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German Intelligence Agency Expects More Cyberattacks Before Election

Germany's domestic intelligence chief, Hans-Georg Maassen
Germany's domestic intelligence chief, Hans-Georg Maassen

Germany's domestic intelligence agency has said it expects more cyberattacks directed against German politicians and officials ahead of a general election in September.

"We expect further attacks, and we are keeping a very close watch on the threats," BfV agency chief Hans-Georg Maassen told a conference in Potsdam near Berlin on May 4.

Maassen said that the agency had detected and managed to thwart repeated e-mail phishing attacks directed at Chancellor Angela Merkel's conservative Christian Democratic Union (CDU).

Maassen said German officials were on high alert for cyberattacks after reports by U.S. intelligence officials that sensitive materials had been taken from the U.S. Democratic National Committee to influence the U.S. election in 2016.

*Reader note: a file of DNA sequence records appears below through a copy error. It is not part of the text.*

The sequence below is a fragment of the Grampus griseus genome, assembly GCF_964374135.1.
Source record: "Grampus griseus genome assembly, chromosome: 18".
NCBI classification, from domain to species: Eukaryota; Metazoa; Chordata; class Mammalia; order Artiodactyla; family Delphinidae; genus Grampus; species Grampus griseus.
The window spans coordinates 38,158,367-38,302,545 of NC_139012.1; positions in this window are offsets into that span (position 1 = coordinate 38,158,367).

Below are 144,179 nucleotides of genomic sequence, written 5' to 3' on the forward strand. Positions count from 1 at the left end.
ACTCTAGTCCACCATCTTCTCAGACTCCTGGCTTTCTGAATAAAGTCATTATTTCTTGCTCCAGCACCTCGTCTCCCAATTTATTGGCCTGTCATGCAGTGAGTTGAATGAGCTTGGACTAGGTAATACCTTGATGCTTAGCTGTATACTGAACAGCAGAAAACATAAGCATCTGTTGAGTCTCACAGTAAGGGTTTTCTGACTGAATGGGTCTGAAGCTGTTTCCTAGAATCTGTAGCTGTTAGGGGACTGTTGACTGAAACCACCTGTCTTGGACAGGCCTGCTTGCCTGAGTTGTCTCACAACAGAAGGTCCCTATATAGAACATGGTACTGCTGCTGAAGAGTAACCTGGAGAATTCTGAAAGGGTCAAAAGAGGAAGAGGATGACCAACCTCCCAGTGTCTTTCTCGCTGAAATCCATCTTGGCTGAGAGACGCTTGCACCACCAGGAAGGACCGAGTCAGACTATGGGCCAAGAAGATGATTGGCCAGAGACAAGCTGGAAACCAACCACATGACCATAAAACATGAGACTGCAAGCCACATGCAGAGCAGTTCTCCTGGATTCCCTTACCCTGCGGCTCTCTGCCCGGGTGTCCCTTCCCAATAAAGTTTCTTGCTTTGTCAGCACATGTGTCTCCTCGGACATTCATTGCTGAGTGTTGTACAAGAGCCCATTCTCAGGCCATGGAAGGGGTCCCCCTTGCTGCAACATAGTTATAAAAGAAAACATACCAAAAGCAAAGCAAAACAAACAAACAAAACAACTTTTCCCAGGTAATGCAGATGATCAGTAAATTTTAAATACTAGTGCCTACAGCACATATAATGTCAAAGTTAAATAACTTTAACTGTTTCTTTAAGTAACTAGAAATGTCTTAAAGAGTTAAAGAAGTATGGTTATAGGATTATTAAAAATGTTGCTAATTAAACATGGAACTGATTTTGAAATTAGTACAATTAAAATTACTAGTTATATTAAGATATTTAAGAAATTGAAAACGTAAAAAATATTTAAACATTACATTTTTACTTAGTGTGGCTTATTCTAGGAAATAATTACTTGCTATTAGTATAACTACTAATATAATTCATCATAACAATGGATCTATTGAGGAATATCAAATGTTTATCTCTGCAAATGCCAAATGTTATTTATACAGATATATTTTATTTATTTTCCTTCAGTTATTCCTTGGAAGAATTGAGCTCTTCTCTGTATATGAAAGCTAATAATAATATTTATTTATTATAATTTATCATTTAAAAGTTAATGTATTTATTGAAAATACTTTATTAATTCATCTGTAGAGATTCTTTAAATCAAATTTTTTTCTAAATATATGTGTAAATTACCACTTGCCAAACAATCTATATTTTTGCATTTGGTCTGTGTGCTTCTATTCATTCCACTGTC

Maassen added that "large amounts of data" was seized during the May 2015 cyberattack on the Bundestag, or lower house of parliament, which has been blamed on a Russian hacking group known as APT28, Sofacy, or Fancy Bear.

There had been subsequent attacks directed at lawmakers, Merkel's CDU, and other party-affiliated institutions, but it was unclear if they had resulted in the loss of data, Maassen said.

He suggested that Russian President Vladimir Putin and his allies could decide to use data gathered from such cyberattacks to try to influence the September 24 national election.

"Our counterpart is trying to generate information that can be used for disinformation or for influence operations," Maassen told the conference. "Whether they do it or not is a political decision ... that I assume will be made in the Kremlin."

Merkel, an influential supporter of the sanctions the European Union has imposed on Russia over its interference in Ukraine, is seeking to retain power in the elections.

The group known as Sofacy and by other names is believed to have been formed in 2004 and has been blamed for a wide range of attacks on both governments and financial institutions. Some experts believe the group has close links with Russia's government.

With reporting by Reuters, BBC, and
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